But as Sebastian Vettel put it yesterday, even if Schumacher was running on fumes and the softest tyres available, his Friday lap time was still very impressive. So Mercedes is certainly looking a lot, lot better - but don't get carried away yet.
Shane from Australia asks: "Did we learn anything from the winter tests and who would be the favourite for this year's championship?"
The paddock consensus is that Red Bull Racing is favourite judging by what we've seen so far in testing. However, the favourites don't always win!
Danoush asks: "have you guys have heard any more opinions on the tyre wear vs. balance. I remember that, yes all drivers were complaining of large wear rates and large lap time drop offs, but that is obviously equal to all cars (barring set-up efficiency of course). Was wondering if the overall tyre balance had improved? I remember Jarno Trulli mentioned that the wear isn't the issue but the severe balance shift from understeer to oversteer is the real problem over a few laps."
AUTOSPORT group F1 editor @NobleF1 says: "The feedback from testing so far this week is that the tweaks Pirelli has made since testing began back at Valencia means the balance issues are no longer so pronounced. Tyre degradation is still there – but it is designed to be to make the racing exciting.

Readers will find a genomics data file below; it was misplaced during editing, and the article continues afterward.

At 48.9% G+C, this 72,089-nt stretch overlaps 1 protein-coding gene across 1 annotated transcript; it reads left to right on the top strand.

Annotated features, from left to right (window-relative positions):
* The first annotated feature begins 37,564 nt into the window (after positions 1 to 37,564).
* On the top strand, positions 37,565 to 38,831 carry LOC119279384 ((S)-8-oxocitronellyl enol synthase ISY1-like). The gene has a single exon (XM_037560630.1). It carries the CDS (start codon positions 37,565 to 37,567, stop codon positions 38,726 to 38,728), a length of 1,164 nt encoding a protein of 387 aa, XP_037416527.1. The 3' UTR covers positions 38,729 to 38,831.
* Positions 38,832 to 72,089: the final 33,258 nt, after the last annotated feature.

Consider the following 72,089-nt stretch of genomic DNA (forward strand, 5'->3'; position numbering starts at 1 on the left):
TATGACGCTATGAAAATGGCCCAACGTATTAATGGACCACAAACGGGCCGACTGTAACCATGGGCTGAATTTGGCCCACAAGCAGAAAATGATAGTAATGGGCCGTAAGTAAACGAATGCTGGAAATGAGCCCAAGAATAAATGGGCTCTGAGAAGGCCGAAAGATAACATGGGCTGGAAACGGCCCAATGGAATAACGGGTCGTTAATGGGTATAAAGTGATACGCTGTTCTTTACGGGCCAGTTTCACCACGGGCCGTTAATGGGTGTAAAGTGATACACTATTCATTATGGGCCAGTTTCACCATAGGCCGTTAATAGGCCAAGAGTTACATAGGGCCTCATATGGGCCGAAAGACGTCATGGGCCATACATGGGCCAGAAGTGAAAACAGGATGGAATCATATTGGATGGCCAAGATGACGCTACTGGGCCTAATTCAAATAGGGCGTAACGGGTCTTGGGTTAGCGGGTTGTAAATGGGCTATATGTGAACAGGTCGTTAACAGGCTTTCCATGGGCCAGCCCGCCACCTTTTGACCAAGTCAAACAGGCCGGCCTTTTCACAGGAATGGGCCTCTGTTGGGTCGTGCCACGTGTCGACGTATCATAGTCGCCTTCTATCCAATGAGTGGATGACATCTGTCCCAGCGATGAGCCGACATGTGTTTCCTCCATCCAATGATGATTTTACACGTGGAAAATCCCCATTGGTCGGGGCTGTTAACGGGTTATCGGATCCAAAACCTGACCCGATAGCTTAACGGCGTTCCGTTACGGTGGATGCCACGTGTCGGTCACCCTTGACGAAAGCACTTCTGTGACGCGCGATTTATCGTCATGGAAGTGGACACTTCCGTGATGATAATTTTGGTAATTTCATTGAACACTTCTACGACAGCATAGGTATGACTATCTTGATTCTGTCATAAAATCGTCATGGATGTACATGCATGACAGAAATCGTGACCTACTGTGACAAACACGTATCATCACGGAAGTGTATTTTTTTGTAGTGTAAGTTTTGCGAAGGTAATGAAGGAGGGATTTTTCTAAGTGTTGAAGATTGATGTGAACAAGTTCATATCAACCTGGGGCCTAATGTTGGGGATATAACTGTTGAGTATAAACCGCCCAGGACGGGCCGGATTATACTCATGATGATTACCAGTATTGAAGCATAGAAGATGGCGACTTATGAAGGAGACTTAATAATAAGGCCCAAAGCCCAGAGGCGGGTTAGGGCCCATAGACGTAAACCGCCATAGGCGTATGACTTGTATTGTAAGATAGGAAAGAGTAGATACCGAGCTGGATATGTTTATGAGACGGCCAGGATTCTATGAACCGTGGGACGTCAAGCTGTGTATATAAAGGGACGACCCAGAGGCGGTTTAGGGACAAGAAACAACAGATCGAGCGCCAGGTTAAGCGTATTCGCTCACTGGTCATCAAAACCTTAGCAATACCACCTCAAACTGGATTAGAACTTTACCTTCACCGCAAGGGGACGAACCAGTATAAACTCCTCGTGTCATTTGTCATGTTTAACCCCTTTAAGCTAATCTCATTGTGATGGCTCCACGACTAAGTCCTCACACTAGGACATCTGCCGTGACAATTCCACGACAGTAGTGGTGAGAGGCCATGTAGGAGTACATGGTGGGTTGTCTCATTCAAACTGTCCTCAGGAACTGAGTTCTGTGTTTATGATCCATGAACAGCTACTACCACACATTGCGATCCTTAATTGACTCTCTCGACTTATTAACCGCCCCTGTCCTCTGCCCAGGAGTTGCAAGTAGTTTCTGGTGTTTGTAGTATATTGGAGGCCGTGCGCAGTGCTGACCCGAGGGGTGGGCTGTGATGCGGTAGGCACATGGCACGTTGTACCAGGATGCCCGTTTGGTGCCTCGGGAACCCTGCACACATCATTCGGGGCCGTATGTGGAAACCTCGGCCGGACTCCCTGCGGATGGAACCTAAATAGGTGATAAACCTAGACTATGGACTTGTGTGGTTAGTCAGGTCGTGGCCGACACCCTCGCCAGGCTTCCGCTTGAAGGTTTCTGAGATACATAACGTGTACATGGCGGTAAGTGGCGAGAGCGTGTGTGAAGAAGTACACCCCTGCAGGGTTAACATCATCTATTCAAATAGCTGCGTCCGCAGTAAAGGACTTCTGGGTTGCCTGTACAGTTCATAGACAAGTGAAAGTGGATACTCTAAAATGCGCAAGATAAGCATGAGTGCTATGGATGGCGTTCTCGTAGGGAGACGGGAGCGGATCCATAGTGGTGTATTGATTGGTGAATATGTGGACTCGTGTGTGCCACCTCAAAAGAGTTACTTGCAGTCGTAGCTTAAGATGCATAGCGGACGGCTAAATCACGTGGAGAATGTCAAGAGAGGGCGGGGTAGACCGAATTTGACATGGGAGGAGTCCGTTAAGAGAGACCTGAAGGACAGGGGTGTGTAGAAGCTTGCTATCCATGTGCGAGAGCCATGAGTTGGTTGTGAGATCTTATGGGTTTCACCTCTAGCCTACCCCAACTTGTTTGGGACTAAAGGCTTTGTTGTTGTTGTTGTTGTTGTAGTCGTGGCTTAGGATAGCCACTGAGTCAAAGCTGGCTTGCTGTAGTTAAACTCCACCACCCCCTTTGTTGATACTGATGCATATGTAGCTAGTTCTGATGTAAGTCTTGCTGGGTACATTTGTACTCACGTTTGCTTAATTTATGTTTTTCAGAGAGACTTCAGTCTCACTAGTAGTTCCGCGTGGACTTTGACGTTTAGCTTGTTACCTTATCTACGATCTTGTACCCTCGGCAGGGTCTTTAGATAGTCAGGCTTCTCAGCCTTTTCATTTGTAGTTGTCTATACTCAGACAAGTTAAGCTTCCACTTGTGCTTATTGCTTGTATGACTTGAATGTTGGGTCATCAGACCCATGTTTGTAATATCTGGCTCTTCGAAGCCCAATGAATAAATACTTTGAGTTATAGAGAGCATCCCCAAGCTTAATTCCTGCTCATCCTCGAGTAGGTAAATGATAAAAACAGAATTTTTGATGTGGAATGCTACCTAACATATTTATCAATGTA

"I had lunch with Pirelli's Paul Hembery yesterday to talk through the tyre situation in great detail – and there will be a feature on AUTOSPORT about what he said in the build-up to Australia.
"However, he reckons that Melbourne is looking like a three-stopper - but that the answers about whether the degradation issue needs to be resolved can also come after the race.
"And, as he has said many times, the driver who finishes on the top step of the podium in Australia will have had the same tyres as the
guy that finished last! So let them go racing and sort it out…"
Sharhan from Sri Lanka is keen to know how many pitstops per race are expected at present and if any car has an advantage in this respect.